Page:Dictionary of National Biography volume 01.djvu/312

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bought by the Grand Duke Nicholas when he visited Edinburgh. Allan afterwards painted some scenes from Scottish history, suggested by the novels of Sir Walter Scott. Mr. Lockhart, M.P., bought his ‘Death of Archbishop Sharpe.’ and Mr. Trotter, of Ballendean, his ‘Knox admonishing Mary Queen of Scots,’ which was exhibited in 1823, and engraved by John Burnet. His ‘Death of the Regent Murray’ (exhibited 1825) was purchased by the Duke of Bedford for 800 guineas, and gained the artist his election as an associate of the Royal Academy. In 1826 he was appointed master of the Trustees' School, Edinburgh, an office which he held till a few years before his death.

Soon afterwards Allan's health gave way, and he was threatened with blindness. For rest and change he went to Rome, and, after spending a winter there, proceeded to Naples, Constantinople, Asia Minor, and Greece. In 1826 he exhibited ‘Auld Robin Gray,’ in 1829 the ‘Prophet Jonah.’ In 1830 he returned to Edinburgh restored to health. His picture of the ‘Slave Market, Constantinople,’ was purchased by Alexander Hill, the publisher, and ‘Byron in a Fisherman's Hut after swimming the Hellespont’ (exhibited 1831) by R. Nasmyth, who also bought Allan's portraits of Burns and Sir Walter Scott, which were engraved by John Burnet. A smaller one of Scott in his study was engraved for the ‘Anniversary,’ a periodical edited by Allan Cunningham, and one of Ann Scott by her father's empty chair, called the ‘Orphan,’ was bought by Queen Adelaide. In 1834 he visited Spain and Morocco. In 1835 he was elected a Royal Academician, and in 1838, on the death of Sir George Watson, president of the Royal Scottish Academy. In 1841 he went to St. Petersburg, and in the same year succeeded Wilkie as limner to the queen in Scotland, an office which was, as usual, followed (in 1842) by knighthood.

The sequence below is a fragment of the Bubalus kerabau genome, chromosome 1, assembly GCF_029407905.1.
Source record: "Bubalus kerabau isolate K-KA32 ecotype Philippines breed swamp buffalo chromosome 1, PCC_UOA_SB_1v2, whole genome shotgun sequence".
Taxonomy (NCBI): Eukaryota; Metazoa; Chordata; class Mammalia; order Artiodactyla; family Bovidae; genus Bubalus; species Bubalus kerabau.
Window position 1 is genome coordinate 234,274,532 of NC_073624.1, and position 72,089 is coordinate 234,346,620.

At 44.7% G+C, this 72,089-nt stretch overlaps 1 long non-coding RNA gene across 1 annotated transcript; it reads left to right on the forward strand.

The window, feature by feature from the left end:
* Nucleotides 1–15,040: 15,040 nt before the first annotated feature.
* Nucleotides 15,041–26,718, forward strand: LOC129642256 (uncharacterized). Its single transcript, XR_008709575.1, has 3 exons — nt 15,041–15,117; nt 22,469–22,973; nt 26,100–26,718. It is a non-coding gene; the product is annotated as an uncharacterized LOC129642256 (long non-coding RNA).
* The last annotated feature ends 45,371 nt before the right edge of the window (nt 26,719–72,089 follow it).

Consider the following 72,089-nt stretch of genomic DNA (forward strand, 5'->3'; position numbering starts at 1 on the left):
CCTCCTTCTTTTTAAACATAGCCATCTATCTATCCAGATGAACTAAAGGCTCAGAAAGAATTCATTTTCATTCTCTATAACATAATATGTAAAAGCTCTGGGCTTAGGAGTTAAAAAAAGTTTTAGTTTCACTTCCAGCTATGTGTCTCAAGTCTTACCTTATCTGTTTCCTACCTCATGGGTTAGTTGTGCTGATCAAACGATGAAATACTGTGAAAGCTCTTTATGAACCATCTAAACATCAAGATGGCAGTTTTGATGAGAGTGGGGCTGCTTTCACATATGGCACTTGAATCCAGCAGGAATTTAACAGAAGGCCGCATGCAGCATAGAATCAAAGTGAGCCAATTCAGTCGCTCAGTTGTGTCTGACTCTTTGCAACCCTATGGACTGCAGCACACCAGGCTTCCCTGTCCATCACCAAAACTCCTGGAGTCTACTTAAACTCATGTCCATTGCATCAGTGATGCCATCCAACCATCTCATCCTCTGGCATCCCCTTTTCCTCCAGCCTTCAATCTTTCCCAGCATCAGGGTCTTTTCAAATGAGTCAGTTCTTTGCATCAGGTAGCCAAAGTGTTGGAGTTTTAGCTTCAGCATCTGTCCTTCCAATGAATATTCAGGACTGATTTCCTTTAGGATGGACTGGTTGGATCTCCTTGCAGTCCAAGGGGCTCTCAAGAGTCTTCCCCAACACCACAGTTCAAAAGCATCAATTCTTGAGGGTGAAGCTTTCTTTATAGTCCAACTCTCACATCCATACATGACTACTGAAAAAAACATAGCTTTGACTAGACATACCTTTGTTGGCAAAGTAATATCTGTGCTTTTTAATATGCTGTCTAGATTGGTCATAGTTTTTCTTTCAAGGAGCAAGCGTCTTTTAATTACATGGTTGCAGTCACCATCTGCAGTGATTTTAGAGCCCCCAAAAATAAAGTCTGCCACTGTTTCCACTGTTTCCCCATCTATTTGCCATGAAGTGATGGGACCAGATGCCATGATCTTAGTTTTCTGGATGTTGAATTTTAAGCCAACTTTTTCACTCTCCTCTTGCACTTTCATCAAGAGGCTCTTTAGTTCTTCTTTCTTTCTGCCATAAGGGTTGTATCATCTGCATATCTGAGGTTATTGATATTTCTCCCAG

In 1843 Sir William exhibited the ‘Battle of Waterloo from the English side,’ which was purchased by the Duke of Wellington, and the next year went again to St. Petersburg, where he painted, for the Czar, ‘Peter the Great teaching his Subjects the Art of Shipbuilding,’ a picture now in the Winter Palace. The last large work which he finished was a second view of the battle of Waterloo, this time from the French side. It was exhibited at Westminster Hall in 1846, in competition for the decorations of the Houses of Parliament, but was unsuccessful. He visited Germany and France in 1847. At the time of his death in Edinburgh, on 23 Feb. 1850, Sir William was engaged on a large picture of the ‘Battle of Bannockburn,’ which is now in the National Gallery of Scotland. A portrait by Sir William Allan of Sir Walter Scott is in the National Portrait Gallery.

Sir William Allan was not a grreat painter; but he deserves to be remembered in the history of English art for the impulse he gave to historical composition, and the example he set in depicting the manners of unfrequented countries. In the distinguished society in which he moved, he was noted for the geniality of his disposition, his natural humour, and his power as a mimic.

[Notes and Queries, 2nd series, vi. 528; Athenæum, 1850, pp. 240–1; Art Journal, 1849, pp. 108–9; Catalogues of Royal Academy, National Gallery, and National Portrait Gallery; Redgrave's Dictionary of Artists.]

C. M.

ALLARDICE, ROBERT BARCLAY (1779–1854), pedestrian, generally known as Captain Barclay, was the son of Robert Barclay, representative of the family of Barclays of Ury, who took the name of Allardice upon his marriage to Sarah Ann Allardice in 1776. The marriage was dissolved in 1793; Mrs. Allardice married John Nudd in 1795, and died in July 1833. Robert was born in August 1779, succeeded to the family estate after his father's death in 1797; went into the 23rd regiment in 1805, and served in the Walcheren expedition in 1809 as aide-de-camp to the Marquis of Huntly. He devoted himself to agriculture and improved the local breed of cattle. He married Mary Dalgarno in 1819; and their only child Margaret married S. Ritchie in 1840, and settled in America. After his mother's death, Captain Barclay claimed the earldom of Airth on the ground of his descent from William, Earl of Monteith, (d. 1694). The case was heard before the House of Lords in 1839; and in 1840 Captain Barclay claimed also the earldoms of Strathern and Monteith, but proceedings were ultimately dropped. In 1842 he published a short account of an agricultural tour made in the United States in the preceding spring. He died 8 May 1854, from paralysis, having been injured three days previously by a kick from a horse. Captain Barclay is known by his extraordinary pedestrian performances. His most noted feat was walking one mile in each of 1,000 successive hours. This feat was performed at Newmarket from 1 June to 12 July 1809. His average time of walking the mile varied from 14 min. 54 sec. in the first week to 21 min. 4 sec. in the last, and his weight was reduced from 13 st. 4 lb. to 11 stone. Though he had not trained himself regularly, he was so little exhausted